German label Vuz Records recently released a compilation on CD of hard-to-find material from industrial/EBM/techno act Portion Control. Most of the content comes from Dissolve, a multimedia CD-Rom released in 2004 which, to live up to its name, stopped working 66 days after being installed. Together with this, we have the tracks from the Stansted single released in 2005, and the EBM pioneers’ contribution to the Solar Enemy vs. Portion Control split from 2008. The compilation is completed with three more tracks, one from the third volume of the Belgian Independent Music Compilation and two that only appeared as digital downloads. On Dissolve Plus we find material released between 2004, when Portion Control made their comeback, and 2010, when they released Violently Alive. The cassette edition has been released in a limited edition of fifty copies by the Maneki Neko Tapes sub-label and is currently sold out.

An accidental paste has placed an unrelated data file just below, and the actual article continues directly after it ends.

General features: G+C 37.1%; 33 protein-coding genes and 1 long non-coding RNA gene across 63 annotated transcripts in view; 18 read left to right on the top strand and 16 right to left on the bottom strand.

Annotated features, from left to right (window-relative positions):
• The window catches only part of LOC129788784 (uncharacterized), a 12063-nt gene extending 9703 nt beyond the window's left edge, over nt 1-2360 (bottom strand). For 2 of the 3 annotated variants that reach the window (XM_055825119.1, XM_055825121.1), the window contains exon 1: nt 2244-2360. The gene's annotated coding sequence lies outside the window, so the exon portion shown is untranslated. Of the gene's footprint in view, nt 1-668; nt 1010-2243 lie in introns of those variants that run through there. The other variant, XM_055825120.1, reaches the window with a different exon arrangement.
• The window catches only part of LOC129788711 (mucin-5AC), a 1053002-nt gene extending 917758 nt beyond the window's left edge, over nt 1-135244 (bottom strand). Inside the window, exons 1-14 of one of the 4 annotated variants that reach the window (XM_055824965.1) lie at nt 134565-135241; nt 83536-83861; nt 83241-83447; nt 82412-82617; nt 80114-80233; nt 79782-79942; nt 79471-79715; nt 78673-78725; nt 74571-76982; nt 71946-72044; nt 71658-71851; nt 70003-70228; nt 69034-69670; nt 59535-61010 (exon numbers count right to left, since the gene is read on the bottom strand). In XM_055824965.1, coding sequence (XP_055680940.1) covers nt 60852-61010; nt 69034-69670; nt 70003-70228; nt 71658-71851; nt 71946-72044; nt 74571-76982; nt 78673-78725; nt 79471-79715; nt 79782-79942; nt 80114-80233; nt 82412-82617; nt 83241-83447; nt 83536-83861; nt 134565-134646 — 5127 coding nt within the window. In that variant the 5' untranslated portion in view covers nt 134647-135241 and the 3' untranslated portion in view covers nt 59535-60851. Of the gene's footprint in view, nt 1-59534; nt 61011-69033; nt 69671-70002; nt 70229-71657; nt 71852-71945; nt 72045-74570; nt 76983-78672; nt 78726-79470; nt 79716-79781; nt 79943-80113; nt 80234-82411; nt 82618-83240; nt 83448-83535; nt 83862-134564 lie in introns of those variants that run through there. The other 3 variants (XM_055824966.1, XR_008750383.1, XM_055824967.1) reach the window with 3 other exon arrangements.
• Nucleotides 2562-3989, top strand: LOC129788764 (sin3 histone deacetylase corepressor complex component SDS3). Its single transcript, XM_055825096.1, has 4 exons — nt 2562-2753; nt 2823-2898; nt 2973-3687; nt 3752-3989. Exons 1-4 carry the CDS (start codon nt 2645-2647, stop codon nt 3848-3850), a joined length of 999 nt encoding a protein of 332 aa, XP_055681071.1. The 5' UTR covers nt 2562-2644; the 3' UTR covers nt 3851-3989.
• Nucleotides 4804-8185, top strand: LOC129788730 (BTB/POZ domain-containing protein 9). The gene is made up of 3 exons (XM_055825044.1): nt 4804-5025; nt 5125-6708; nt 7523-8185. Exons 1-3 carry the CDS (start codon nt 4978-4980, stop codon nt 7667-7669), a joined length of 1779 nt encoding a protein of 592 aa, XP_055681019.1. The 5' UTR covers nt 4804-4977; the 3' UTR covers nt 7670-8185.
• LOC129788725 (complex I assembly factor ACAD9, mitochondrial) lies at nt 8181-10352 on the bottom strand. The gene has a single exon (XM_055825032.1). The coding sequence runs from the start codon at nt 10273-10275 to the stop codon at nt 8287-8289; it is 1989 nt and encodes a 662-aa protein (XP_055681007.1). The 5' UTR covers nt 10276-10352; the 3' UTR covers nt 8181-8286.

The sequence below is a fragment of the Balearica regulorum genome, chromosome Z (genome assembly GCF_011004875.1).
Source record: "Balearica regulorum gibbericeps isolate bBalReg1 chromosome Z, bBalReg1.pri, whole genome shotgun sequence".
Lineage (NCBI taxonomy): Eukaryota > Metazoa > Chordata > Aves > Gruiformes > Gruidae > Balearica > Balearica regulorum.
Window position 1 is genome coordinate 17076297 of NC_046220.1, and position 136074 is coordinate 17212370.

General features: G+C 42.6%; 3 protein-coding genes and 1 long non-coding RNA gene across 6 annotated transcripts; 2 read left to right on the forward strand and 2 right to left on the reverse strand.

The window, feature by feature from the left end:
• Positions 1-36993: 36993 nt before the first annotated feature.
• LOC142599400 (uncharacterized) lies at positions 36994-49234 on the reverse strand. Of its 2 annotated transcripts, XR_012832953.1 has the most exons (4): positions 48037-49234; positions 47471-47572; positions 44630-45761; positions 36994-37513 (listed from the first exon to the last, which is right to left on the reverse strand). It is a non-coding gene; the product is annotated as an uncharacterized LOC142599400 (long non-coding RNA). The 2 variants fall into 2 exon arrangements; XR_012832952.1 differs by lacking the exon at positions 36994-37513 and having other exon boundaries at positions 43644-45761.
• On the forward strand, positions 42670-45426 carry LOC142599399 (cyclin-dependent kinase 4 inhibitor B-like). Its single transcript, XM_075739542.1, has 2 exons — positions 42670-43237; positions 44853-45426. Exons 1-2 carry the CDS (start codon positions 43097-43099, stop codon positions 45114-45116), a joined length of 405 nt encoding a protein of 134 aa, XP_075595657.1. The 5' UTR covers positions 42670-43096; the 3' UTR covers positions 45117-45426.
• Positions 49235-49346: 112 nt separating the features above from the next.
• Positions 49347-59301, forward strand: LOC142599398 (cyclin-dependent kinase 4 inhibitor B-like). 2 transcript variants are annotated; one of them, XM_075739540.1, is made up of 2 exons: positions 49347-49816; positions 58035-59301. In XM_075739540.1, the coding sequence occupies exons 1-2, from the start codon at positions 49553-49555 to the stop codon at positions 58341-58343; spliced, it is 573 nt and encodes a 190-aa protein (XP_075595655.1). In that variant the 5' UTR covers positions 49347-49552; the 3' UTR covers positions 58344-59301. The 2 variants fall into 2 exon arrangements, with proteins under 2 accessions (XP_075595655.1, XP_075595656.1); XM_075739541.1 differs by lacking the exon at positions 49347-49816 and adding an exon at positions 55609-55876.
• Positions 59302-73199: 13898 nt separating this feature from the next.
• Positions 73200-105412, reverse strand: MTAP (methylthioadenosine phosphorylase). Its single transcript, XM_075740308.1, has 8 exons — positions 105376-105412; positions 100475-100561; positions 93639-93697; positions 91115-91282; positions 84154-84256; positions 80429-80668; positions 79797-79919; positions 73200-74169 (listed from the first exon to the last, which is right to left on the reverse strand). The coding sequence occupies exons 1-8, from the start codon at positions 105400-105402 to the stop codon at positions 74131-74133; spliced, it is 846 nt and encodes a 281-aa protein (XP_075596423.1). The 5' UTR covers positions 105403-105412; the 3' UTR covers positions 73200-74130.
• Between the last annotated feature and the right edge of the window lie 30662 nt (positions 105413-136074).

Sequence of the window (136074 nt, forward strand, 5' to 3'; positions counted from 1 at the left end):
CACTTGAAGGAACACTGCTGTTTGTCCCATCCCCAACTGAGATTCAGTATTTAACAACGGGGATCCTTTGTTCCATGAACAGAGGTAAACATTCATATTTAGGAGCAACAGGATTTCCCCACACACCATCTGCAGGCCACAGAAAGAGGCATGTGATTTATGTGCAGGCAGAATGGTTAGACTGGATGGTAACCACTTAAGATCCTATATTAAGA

The album begins with the three tracks from the Solar Enemy vs. Portion Control split. We remind you that behind Solar Enemy we could find the members of Portion Control who, after thinking that it was time to end the original band, took this name. Of the three tracks signed as Portion Control, “Barely Alive” is a new version of the Wellcome track and “Burning” and “Surge” are two powerful samples of the band’s EBM-flavoured electronica. After this, we can find the eleven tracks from Dissolve, which this time we can listen to at our leisure without fear of them being deleted. It was quite a varied EP with more experimental stuff like “Earl Blue” or “Tremor Cake Exit” or more direct tracks like “Meatball” or “Sonic Jack”. The compilation continues with a different version of this last song that appeared on a CD that accompanied the Dark Entries magazine and that proves that this is one of their latest masterpieces. Next, the four tracks from Stansted show us the darkest side of Portion Control that it’s for me the best. Finally, two tracks of powerful EBM that came as a gift with the preorder of Violently Alive.
In short, an essential purchase for fans of the band, but also for those who want to know how Portion Control sounds in this century.